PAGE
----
Like many places across the globe, in Victoria, Australia, little was known about the road safety issues facing local cyclists. In turn, this left a gap in knowledge and limited evidence to inform road safety improvements in the area.
Local authorities therefore felt a ‘strong and immediate need to investigate innovative methods to ensure the safety of vulnerable road users, particularly cyclists.’ They needed to breach the gap of information, and luckily, this is where See.Sense lights came shining through.
In 2021, See.Sense teamed up with the State of Victoria’s Transport Accident Commission (TAC), iMove Cooperative Research Centre, and Deakin University, to launch the LiT (Innovative Light Insights) project; a project that would gather insights on local cycling to find out how to improve road safety for cyclists.
Now, two years later, the results are in for LiT, so let’s take a look at what the project found.
How LIT Worked
800 cyclists took part in the trial, with the cohort being selected to include cyclists of different genders, ages and abilities to gather data over a 12 month period.
They did this by fitting their bike with the See.Sense patented rear lights in combination with their smartphones to collect data.
Not only did See.Sense lights help to improve participant visibility, but the AI-Enabled sensor technology within these lights recorded data on crash events, near miss incidents, abrupt acceleration and deceleration, swerving, road conditions, average speeds, and dwell time.
Using theSee.Sensemobile app, participants could also complete reports on events encountered on their ride, such as a perceived near miss event, close passes or potholes, as well as use the app to make infrastructure requests.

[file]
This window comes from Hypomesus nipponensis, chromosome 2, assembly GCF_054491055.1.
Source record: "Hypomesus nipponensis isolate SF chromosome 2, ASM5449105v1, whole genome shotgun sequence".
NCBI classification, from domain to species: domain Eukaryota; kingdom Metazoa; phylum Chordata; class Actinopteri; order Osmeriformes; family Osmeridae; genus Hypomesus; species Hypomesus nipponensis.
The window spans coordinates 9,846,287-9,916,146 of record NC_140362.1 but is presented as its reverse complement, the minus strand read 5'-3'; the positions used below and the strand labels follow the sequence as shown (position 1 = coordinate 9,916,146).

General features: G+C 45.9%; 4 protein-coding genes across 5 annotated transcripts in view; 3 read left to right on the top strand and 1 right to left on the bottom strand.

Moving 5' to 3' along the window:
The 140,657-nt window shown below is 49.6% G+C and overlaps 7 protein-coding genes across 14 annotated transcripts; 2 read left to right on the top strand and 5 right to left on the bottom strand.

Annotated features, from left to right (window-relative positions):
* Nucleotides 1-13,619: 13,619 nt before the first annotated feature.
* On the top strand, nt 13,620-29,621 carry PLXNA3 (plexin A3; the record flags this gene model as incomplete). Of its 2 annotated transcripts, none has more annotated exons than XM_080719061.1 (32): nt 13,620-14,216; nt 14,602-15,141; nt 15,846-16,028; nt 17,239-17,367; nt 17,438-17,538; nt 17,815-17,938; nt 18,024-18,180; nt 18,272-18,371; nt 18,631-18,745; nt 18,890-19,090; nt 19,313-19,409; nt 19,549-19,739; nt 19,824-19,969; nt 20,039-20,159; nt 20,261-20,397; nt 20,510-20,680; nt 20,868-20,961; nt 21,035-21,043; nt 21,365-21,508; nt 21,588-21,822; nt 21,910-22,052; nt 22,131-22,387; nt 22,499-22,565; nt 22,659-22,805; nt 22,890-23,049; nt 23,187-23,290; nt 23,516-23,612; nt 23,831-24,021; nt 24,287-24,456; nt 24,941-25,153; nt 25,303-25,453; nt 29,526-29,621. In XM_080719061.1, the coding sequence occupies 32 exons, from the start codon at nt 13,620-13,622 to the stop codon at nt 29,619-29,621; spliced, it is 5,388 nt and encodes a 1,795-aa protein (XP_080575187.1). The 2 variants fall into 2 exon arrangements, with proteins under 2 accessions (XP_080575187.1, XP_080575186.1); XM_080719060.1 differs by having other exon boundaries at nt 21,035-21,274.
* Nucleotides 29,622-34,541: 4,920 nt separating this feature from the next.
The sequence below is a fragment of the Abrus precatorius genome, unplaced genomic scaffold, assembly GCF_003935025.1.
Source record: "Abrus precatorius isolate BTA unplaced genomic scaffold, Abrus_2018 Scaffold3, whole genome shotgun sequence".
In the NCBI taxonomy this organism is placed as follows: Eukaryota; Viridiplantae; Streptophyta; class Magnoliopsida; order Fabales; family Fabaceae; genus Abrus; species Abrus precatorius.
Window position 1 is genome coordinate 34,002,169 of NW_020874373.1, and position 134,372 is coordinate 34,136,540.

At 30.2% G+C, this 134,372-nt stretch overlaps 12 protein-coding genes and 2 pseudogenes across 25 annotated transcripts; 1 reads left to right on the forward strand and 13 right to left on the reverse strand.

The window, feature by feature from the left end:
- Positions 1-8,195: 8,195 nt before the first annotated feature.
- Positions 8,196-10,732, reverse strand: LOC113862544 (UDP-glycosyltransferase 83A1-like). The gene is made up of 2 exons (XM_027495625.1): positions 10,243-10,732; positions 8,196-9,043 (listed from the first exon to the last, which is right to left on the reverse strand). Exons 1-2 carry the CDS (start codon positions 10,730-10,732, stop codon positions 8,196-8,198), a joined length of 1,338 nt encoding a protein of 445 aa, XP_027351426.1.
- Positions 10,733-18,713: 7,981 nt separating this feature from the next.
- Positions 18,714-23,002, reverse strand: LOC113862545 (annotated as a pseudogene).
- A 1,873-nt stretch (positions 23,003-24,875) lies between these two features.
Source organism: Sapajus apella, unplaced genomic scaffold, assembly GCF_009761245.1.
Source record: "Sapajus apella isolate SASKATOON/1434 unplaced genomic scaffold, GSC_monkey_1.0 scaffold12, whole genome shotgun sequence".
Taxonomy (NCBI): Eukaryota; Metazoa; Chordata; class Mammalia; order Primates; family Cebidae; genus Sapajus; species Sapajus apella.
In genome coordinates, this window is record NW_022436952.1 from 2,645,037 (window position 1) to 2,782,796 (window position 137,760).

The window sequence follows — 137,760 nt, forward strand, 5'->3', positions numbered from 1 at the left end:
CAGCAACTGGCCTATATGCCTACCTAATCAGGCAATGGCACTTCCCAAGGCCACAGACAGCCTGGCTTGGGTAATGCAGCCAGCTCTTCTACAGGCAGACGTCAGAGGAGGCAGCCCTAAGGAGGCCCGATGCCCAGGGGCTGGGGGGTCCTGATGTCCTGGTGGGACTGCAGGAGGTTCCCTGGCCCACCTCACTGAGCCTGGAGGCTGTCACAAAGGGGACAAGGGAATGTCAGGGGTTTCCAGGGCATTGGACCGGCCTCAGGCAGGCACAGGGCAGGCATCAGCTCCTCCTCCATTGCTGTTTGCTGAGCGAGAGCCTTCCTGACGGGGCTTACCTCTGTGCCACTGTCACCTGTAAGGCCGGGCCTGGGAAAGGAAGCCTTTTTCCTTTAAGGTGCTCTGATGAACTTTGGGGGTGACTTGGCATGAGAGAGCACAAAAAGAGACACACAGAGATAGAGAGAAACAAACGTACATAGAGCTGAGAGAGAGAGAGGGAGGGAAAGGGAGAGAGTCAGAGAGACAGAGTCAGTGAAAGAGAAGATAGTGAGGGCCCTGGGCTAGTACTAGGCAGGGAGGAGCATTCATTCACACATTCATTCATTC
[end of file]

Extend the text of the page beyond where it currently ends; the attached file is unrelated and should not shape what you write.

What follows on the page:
Participants in the project really enjoyed taking part in the project. Watch this video to find out more from one of the participants:
The data collected from the project was compiled into a dashboard by Deakin University to conduct analysis and visualisation.
This dashboard allowed the data to be filtered by time period and area, for individual or multiple road segments, by road type, and so on.
Through this data dashboard, the analysts at Deakin University were able to cross-examine data recorded by the See.Sense lights with the contextual information of where this data was recorded. Together, our teams were able to find concrete, tangible results.
Thanks to See.Sense technology, the Australian analysts were able to access "a rich dataset for future research and analysis. The data is objective, and has the potential to inform policy changes related to speed management, cycling promotion, bicycle infrastructure, geofencing, and e-bikes. The potential policy impacts of the trial underscore the importance of ongoing investments in the trial.”
This data also sets a precedent for creating new and robust cyclist communication and engagement strategies that can benefit other areas of road safety.
For example, one suggested communication strategy is the promotion of safer cycling routes for school children based on the new risk-area data.
The report recommends expansion of the trial to areas outside of Melbourne and Geelong to create a network of advocates who can offer real-time data that is currently unavailable.
Further work would not only benefit cyclists, but could, in the future, inform investments related to the ever-growing number of e-scooters and e-bikes entering the Australian transport ecosystem.
Ashim Debnath, Head of Civil and Environmental Engineering Discipline and Associate Professor of Transportation Engineering at Deakin University said that;
“The Light Insights Trial has successfully investigated and proved the potential of crowd-sourced ride data in generating road safety insights by combining the ride data with a range of contextual data related to road infrastructure, road geometry, and traffic control characteristics.”
Meanwhile, David Young, Acting Manager in Road Safety Research, Insights and Evaluation at TAC stated that;
“The Light Insights Trial has shown us the potential for technology to engage and invigorate a key community group on the topic of road safety and how Road Safety professionals and agencies can work with them to deliver the best outcomes. We’ve been overwhelmed by the support and passion shown from trial participants and key stakeholders and will continue to develop our engagement in this area through continued work with this cohort of riders.”
The following video provides an overview of the trial:
Here at See.Sense, we are proud to be part of such a groundbreaking project and are eager to get involved in more city developing projects to come.
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